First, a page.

Why have I lost my confidence? Who doesn't want to protect Erhai? Who doesn't want the lake to be more beautiful and attract more and more guests? We all support the good governance of Erhai, but when we [business owners] go to get the proper permits, they won't give them to us.

Zhao expects the required upgrades to his three-story boutique hotel will cost him a year of lost revenue and one million yuan (US$145,000) in cash. He is considering cutting his losses and perhaps moving to another Yunnan travel hotspot, Tengchong (腾冲).

Images: Yereth Jansen

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Good, ditto, although there may be some validity to the guy's complaint about how it is being done.

Short term inconvenience for long term gain.

I visited Dali, 2-3 years ago, and cycling around the lake I could not believe that they had built hotels/guest houses along the shore side.
One also needs to think about the run off from the construction sites, going into the lake, with local small building firms doing the jobs.
I am glad that they finally jumped on this.

Definitely a step in the right direction. Just hope they follow through on enforcement.

"However, business owners such as Mr Zhao, who spent six million yuan (US$870,000) to open a guesthouse, worries about his livelihood and those of his employees. He blames government inaction and "hasty decisions" for the entire situation, saying:"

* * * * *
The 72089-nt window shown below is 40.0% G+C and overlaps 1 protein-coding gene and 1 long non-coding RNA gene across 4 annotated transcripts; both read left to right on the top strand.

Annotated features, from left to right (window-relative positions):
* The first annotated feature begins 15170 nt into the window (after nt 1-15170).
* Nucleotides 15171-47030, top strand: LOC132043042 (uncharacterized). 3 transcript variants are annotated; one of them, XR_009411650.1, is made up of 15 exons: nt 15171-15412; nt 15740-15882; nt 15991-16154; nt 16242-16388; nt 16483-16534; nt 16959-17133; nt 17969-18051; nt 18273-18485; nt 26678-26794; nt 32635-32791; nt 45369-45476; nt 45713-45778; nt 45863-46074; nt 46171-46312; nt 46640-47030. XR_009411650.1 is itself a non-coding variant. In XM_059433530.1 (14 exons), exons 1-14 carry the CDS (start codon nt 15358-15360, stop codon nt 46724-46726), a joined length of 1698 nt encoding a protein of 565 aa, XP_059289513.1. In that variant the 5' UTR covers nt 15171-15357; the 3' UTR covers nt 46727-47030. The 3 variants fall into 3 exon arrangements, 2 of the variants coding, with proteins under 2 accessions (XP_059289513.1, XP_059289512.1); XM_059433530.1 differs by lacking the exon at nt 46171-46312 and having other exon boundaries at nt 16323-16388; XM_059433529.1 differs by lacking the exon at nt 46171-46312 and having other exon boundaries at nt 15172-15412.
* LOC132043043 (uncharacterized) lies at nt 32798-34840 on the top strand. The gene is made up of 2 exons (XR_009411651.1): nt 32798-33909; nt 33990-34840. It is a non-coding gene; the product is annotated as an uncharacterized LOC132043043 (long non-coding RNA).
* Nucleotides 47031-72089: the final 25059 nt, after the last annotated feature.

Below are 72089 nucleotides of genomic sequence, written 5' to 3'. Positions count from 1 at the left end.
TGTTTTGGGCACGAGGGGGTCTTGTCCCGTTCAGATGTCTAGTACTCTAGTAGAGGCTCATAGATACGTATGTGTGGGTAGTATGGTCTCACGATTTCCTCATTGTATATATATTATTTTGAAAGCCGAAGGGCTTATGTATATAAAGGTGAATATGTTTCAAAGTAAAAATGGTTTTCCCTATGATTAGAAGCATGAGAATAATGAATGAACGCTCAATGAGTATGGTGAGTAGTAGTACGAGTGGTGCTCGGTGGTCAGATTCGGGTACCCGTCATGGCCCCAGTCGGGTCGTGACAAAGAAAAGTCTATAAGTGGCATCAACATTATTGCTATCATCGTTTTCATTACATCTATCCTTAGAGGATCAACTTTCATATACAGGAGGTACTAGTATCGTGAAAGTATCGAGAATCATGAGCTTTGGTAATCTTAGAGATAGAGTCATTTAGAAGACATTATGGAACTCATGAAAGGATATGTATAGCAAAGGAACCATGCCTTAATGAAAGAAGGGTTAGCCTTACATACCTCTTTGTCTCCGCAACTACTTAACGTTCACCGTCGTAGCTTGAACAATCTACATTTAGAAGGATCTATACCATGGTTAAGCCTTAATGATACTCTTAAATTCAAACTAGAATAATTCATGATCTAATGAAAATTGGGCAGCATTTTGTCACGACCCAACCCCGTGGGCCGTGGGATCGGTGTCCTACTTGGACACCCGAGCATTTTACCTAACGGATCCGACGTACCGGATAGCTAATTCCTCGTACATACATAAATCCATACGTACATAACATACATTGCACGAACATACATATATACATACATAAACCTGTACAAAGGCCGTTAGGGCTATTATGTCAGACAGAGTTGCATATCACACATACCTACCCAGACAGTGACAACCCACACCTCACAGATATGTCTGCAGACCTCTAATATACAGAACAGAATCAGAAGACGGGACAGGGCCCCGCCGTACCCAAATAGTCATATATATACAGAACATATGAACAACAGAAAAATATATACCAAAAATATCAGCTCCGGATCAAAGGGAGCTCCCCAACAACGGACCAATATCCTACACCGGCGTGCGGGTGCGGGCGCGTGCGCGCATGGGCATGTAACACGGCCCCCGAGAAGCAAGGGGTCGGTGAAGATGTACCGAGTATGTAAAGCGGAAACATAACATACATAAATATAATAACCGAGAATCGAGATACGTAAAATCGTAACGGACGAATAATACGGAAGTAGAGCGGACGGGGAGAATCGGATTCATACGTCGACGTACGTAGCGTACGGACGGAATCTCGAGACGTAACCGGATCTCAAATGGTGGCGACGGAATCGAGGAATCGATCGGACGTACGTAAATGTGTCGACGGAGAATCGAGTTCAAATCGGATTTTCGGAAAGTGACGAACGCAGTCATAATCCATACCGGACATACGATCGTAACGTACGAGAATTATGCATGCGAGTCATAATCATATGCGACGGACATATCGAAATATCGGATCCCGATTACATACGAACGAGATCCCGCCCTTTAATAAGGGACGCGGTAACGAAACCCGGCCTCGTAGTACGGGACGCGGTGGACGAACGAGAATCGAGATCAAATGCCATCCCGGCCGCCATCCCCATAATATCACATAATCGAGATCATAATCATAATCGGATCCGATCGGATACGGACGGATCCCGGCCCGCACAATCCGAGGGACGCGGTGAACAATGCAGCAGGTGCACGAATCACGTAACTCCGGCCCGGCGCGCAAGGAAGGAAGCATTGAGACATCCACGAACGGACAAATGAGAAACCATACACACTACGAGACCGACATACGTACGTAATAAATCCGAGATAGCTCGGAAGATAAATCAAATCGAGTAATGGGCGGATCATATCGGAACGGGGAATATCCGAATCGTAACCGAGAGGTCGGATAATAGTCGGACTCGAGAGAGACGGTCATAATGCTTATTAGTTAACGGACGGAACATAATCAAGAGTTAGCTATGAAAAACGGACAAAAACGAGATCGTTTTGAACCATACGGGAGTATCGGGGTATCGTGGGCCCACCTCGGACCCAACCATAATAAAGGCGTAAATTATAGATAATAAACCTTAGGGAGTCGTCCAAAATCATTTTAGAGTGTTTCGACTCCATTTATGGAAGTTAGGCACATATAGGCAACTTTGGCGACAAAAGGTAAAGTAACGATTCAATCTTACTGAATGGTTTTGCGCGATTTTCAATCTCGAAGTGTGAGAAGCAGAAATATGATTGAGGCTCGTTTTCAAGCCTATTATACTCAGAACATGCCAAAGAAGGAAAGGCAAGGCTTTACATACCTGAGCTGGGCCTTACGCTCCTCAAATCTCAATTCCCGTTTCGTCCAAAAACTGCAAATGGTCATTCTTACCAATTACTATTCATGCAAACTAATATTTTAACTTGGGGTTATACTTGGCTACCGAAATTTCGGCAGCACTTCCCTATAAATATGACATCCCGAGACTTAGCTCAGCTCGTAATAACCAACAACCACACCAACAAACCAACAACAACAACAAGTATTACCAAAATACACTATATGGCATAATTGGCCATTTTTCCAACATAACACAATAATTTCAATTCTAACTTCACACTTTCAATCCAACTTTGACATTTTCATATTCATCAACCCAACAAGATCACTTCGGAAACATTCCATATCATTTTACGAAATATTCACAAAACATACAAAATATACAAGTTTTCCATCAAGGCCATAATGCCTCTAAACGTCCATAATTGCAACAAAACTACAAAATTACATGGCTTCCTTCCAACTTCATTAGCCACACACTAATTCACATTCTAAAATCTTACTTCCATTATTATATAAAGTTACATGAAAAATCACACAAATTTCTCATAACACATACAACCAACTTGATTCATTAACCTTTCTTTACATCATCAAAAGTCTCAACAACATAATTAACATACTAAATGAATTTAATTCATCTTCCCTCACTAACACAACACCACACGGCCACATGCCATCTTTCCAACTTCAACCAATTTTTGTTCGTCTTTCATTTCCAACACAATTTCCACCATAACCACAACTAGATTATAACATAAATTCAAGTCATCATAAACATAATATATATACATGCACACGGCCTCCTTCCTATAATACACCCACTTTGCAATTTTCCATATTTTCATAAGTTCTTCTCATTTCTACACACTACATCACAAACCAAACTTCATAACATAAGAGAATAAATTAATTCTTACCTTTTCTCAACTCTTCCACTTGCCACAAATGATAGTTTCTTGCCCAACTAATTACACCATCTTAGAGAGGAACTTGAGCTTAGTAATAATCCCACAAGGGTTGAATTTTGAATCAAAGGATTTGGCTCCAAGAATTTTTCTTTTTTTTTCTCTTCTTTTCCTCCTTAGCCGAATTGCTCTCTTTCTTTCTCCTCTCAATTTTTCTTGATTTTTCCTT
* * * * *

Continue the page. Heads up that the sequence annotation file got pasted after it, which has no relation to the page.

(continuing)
Well maybe if he'd built his guesthouse properly with connections to sewage, etc he wouldn't be in this position now...

probably initiated plan with red envelopes

using economics and job loss as justification for pooping in your own nest is not the way to go

!0 years ago this plan was set forth with millions from beijing. meanwhile Dali gov spent all the money and did nothing other than sell more building permits regardless of the plans which were supposed to be developed.
Last year Beijing verified the water quality and the shit hit the fan...What did you do with the money??? and why hasnt any infrastructure been built?? so now, a la chinese dali gov is playing catch up on the expense of the public...

On the other hand, Fu Xian Lake officials were never given full control so Beijing always monitered progress over the years resulting in better infrastructure and somewhat control of overbuilding.

I'm laughing at the dali mess ...Haaa

I see on CGTN that the government has just released its 3rd wave of environmental inspectors across the nation, to evaluate local government performance. It looks like they are getting serious this time.


Heads need to roll in Yunnan.

The dali situation is killing the economy, presently Dali is a ghost town.

The businesses affected will retaliate..

@ Tiger Tiger....even in the little shit town of LTX the local officials have been out enforcing various laws, discarded motor oil, piles of oil filters, illegal tin roofs...ect..


Move in the right direction, but too little too late?

I hear lots of locals in Dali are suffering from the mass shortage of tourists, not just the foreigner-run guest houses around the lake. Short-term sacrifice for long-term sustainability I suppose. Hang in there Dali.

i also think that 5* tourist sites in yunnan have got a bad name. with weibo etc bad experiences have gone viral. i think there is a bit of, they have consumed the goose that laid the golden egg. not just dali

Who gets most of the eggs?